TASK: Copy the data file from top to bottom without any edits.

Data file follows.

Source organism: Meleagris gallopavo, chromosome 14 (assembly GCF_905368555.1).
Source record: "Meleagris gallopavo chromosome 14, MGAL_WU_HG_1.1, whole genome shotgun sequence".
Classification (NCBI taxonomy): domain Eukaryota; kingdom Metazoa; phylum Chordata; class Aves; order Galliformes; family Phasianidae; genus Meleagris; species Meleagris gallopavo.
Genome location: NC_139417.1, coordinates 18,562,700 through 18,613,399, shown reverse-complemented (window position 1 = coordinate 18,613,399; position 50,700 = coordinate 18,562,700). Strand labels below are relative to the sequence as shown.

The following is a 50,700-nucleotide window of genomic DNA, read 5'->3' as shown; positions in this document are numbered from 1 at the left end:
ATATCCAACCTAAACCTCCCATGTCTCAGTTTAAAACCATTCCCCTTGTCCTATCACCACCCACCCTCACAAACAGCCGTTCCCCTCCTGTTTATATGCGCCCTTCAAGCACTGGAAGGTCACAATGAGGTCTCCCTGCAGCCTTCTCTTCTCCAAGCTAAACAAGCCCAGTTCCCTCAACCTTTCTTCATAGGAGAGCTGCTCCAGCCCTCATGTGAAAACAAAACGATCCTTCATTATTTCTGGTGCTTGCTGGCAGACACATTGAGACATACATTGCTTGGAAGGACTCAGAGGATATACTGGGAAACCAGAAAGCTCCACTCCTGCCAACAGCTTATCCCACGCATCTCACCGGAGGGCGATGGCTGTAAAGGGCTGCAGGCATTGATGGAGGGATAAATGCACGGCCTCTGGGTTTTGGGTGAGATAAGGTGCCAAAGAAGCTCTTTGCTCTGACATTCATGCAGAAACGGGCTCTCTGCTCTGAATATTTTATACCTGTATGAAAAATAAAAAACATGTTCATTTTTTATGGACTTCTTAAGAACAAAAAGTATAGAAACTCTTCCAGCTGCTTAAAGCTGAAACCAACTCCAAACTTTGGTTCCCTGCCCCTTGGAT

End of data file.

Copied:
Source organism: Meleagris gallopavo, chromosome 14 (assembly GCF_905368555.1).
Source record: "Meleagris gallopavo chromosome 14, MGAL_WU_HG_1.1, whole genome shotgun sequence".
Classification (NCBI taxonomy): domain Eukaryota; kingdom Metazoa; phylum Chordata; class Aves; order Galliformes; family Phasianidae; genus Meleagris; species Meleagris gallopavo.
Genome location: NC_139417.1, coordinates 18,562,700 through 18,613,399, shown reverse-complemented (window position 1 = coordinate 18,613,399; position 50,700 = coordinate 18,562,700). Strand labels below are relative to the sequence as shown.

The following is a 50,700-nucleotide window of genomic DNA, read 5'->3' as shown; positions in this document are numbered from 1 at the left end:
ATATCCAACCTAAACCTCCCATGTCTCAGTTTAAAACCATTCCCCTTGTCCTATCACCACCCACCCTCACAAACAGCCGTTCCCCTCCTGTTTATATGCGCCCTTCAAGCACTGGAAGGTCACAATGAGGTCTCCCTGCAGCCTTCTCTTCTCCAAGCTAAACAAGCCCAGTTCCCTCAACCTTTCTTCATAGGAGAGCTGCTCCAGCCCTCATGTGAAAACAAAACGATCCTTCATTATTTCTGGTGCTTGCTGGCAGACACATTGAGACATACATTGCTTGGAAGGACTCAGAGGATATACTGGGAAACCAGAAAGCTCCACTCCTGCCAACAGCTTATCCCACGCATCTCACCGGAGGGCGATGGCTGTAAAGGGCTGCAGGCATTGATGGAGGGATAAATGCACGGCCTCTGGGTTTTGGGTGAGATAAGGTGCCAAAGAAGCTCTTTGCTCTGACATTCATGCAGAAACGGGCTCTCTGCTCTGAATATTTTATACCTGTATGAAAAATAAAAAACATGTTCATTTTTTATGGACTTCTTAAGAACAAAAAGTATAGAAACTCTTCCAGCTGCTTAAAGCTGAAACCAACTCCAAACTTTGGTTCCCTGCCCCTTGGAT